Wednesday, June 10, 2015

Kumiko, the Treasure Hunter Review

"I only need page 95. It is my destiny."

I see a bit of myself in Kumiko. I think most people will if they look hard enough. My days are not made up of loneliness or suffering or even the slightest bit of depression, but I too have unfulfilled dreams. Each day I wake up and do what is necessary to make today great and tomorrow even better for my wife and daughter, but it is a soulless exercise in daydreaming and counting minutes. I am proud of the work I do but deep down my soul screams for professional passion.

When I close my eyes, I don't envision a world in which I am a rock star or an athlete. I don't desire attention. I don't crave a spotlight. I don't calculate success by imaging extra zeroes at the end of my paycheck. Success is supporting the ones you love doing what you love. Success is establishing your dreams and never giving up until you achieve them.

When I close my eyes, I see myself watching a film much like this one and getting lost in the story. I want to get to know characters both based on fiction and fact. I want to soak in a pool of realism one day and then soar away to new fantastical worlds the next. I want to write about what I see and feel and be proud of the words I use. I want to believe that my friends and my family are proud too. I want someone, anyone that I have never met before to read something I write and have it inspire them to seek out a movie they may have otherwise not. I want those films to move others the way they so often move me.

Kumiko lives in Tokyo and her only companion is a pet rabbit named Bunzo. When she is at work, her boss questions why she has not yet married. When she speaks to her mother, she questions when Kumiko will start a family. Her life is marred by an absence of passion and being forcefully guided by archaic gender roles and the expectations of others. Deep down she dreams even though the world around her tells her not to.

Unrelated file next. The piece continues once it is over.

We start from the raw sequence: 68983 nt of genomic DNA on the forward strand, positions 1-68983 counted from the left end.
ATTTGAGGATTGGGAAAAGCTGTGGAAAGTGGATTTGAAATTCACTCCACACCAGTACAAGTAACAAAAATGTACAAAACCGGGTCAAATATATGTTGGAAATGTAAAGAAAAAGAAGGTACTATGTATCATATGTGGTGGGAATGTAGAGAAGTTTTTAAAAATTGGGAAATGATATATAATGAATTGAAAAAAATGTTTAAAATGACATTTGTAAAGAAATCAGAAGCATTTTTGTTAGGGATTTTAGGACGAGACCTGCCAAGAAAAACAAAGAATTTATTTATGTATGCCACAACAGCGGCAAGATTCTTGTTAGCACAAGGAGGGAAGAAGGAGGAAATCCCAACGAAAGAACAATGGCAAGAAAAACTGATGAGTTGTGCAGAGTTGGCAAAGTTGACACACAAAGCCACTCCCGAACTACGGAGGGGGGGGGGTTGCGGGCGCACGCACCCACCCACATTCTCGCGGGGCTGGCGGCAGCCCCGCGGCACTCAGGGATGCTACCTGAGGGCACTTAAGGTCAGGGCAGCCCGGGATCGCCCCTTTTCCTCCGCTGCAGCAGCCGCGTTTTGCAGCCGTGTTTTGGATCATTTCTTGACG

Kumiko has an obsession and an unusual one at that. She watches a VHS tape of Fargo by the Coen brothers on repeat believing it to be based on true events. She dreams of searching for the buried fortune that has seemingly never been found. One day she finally gives in and leaves her world behind, a journey to America. Fargo, North Dakota. Short on money and a grasp of the English language, Kumiko refuses to quit. She refuses to turn around and go home no matter how bad it gets. Under-dressed and relying on hand drawn maps, she searches for that fence in the middle of a barren sea of snow.

Kumiko, the Treasure Hunter is gorgeously shot and has a haunting, lyrical flow to it that might not work for some but for me it was magic. The lead performance from Rinko Kikuchi is powerful and if you look through the oddness of her quest, what you will find is a woman who is pushed to the brink by a world that won't allow her to transcend stereotypes. A world that won't allow her to pursue her dreams, no matter how absurd they might be. Many will find her tale ridiculous. I find it inspiring, and the absolutely sublime ending is the icing on the cake.

Somewhere out there in the middle of a vast sea of beautiful snow, my dreams are buried. They are out there and they can be found. They can be realized, and I won't give up.

But I am still searching.


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